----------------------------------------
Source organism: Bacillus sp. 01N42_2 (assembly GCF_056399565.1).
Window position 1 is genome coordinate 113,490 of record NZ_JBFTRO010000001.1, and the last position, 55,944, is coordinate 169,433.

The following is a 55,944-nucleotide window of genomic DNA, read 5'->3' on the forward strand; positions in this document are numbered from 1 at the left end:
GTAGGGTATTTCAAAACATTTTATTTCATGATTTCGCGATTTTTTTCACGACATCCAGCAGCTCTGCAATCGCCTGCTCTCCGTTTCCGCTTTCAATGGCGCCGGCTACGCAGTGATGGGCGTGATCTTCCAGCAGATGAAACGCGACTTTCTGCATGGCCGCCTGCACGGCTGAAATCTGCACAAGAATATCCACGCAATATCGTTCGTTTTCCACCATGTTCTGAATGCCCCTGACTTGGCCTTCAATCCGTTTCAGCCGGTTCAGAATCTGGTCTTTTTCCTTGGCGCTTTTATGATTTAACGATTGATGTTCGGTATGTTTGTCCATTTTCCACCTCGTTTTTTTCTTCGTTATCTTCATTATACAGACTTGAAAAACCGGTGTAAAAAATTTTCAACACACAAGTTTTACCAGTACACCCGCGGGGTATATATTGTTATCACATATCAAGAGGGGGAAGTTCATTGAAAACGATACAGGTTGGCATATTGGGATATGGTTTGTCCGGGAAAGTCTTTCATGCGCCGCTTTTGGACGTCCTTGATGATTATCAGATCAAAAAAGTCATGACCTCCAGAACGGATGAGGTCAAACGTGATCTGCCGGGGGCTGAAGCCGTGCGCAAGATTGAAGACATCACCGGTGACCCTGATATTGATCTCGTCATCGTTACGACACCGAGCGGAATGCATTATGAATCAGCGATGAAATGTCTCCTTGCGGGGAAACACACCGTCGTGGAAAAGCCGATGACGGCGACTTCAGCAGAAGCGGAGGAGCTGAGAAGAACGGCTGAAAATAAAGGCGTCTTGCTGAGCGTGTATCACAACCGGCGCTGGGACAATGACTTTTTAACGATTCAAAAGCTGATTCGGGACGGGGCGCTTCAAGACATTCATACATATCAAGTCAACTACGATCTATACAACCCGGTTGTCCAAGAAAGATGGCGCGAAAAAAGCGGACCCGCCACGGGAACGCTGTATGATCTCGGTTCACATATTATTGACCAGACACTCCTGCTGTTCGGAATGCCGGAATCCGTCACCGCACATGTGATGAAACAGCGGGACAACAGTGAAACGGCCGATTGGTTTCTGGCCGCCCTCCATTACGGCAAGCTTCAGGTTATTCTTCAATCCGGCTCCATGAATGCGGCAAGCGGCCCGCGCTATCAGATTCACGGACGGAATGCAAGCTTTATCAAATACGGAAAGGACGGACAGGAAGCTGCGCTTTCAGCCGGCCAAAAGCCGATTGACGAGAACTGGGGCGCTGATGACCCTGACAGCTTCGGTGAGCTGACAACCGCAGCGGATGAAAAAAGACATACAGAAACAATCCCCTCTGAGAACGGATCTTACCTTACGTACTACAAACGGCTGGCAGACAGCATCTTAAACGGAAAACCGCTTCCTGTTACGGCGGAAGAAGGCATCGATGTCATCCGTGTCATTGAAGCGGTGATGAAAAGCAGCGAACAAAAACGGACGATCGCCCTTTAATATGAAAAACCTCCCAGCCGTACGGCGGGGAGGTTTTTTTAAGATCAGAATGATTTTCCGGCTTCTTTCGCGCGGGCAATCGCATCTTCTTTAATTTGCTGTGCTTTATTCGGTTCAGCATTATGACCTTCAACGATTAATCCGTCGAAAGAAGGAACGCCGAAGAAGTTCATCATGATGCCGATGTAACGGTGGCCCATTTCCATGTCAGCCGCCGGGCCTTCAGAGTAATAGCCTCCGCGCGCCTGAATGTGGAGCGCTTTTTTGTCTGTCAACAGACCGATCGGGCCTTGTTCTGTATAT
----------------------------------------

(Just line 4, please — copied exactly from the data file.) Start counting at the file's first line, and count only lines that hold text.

GTAGGGTATTTCAAAACATTTTATTTCATGATTTCGCGATTTTTTTCACGACATCCAGCAGCTCTGCAATCGCCTGCTCTCCGTTTCCGCTTTCAATGGCGCCGGCTACGCAGTGATGGGCGTGATCTTCCAGCAGATGAAACGCGACTTTCTGCATGGCCGCCTGCACGGCTGAAATCTGCACAAGAATATCCACGCAATATCGTTCGTTTTCCACCATGTTCTGAATGCCCCTGACTTGGCCTTCAATCCGTTTCAGCCGGTTCAGAATCTGGTCTTTTTCCTTGGCGCTTTTATGATTTAACGATTGATGTTCGGTATGTTTGTCCATTTTCCACCTCGTTTTTTTCTTCGTTATCTTCATTATACAGACTTGAAAAACCGGTGTAAAAAATTTTCAACACACAAGTTTTACCAGTACACCCGCGGGGTATATATTGTTATCACATATCAAGAGGGGGAAGTTCATTGAAAACGATACAGGTTGGCATATTGGGATATGGTTTGTCCGGGAAAGTCTTTCATGCGCCGCTTTTGGACGTCCTTGATGATTATCAGATCAAAAAAGTCATGACCTCCAGAACGGATGAGGTCAAACGTGATCTGCCGGGGGCTGAAGCCGTGCGCAAGATTGAAGACATCACCGGTGACCCTGATATTGATCTCGTCATCGTTACGACACCGAGCGGAATGCATTATGAATCAGCGATGAAATGTCTCCTTGCGGGGAAACACACCGTCGTGGAAAAGCCGATGACGGCGACTTCAGCAGAAGCGGAGGAGCTGAGAAGAACGGCTGAAAATAAAGGCGTCTTGCTGAGCGTGTATCACAACCGGCGCTGGGACAATGACTTTTTAACGATTCAAAAGCTGATTCGGGACGGGGCGCTTCAAGACATTCATACATATCAAGTCAACTACGATCTATACAACCCGGTTGTCCAAGAAAGATGGCGCGAAAAAAGCGGACCCGCCACGGGAACGCTGTATGATCTCGGTTCACATATTATTGACCAGACACTCCTGCTGTTCGGAATGCCGGAATCCGTCACCGCACATGTGATGAAACAGCGGGACAACAGTGAAACGGCCGATTGGTTTCTGGCCGCCCTCCATTACGGCAAGCTTCAGGTTATTCTTCAATCCGGCTCCATGAATGCGGCAAGCGGCCCGCGCTATCAGATTCACGGACGGAATGCAAGCTTTATCAAATACGGAAAGGACGGACAGGAAGCTGCGCTTTCAGCCGGCCAAAAGCCGATTGACGAGAACTGGGGCGCTGATGACCCTGACAGCTTCGGTGAGCTGACAACCGCAGCGGATGAAAAAAGACATACAGAAACAATCCCCTCTGAGAACGGATCTTACCTTACGTACTACAAACGGCTGGCAGACAGCATCTTAAACGGAAAACCGCTTCCTGTTACGGCGGAAGAAGGCATCGATGTCATCCGTGTCATTGAAGCGGTGATGAAAAGCAGCGAACAAAAACGGACGATCGCCCTTTAATATGAAAAACCTCCCAGCCGTACGGCGGGGAGGTTTTTTTAAGATCAGAATGATTTTCCGGCTTCTTTCGCGCGGGCAATCGCATCTTCTTTAATTTGCTGTGCTTTATTCGGTTCAGCATTATGACCTTCAACGATTAATCCGTCGAAAGAAGGAACGCCGAAGAAGTTCATCATGATGCCGATGTAACGGTGGCCCATTTCCATGTCAGCCGCCGGGCCTTCAGAGTAATAGCCTCCGCGCGCCTGAATGTGGAGCGCTTTTTTGTCTGTCAACAGACCGATCGGGCCTTGTTCTGTATAT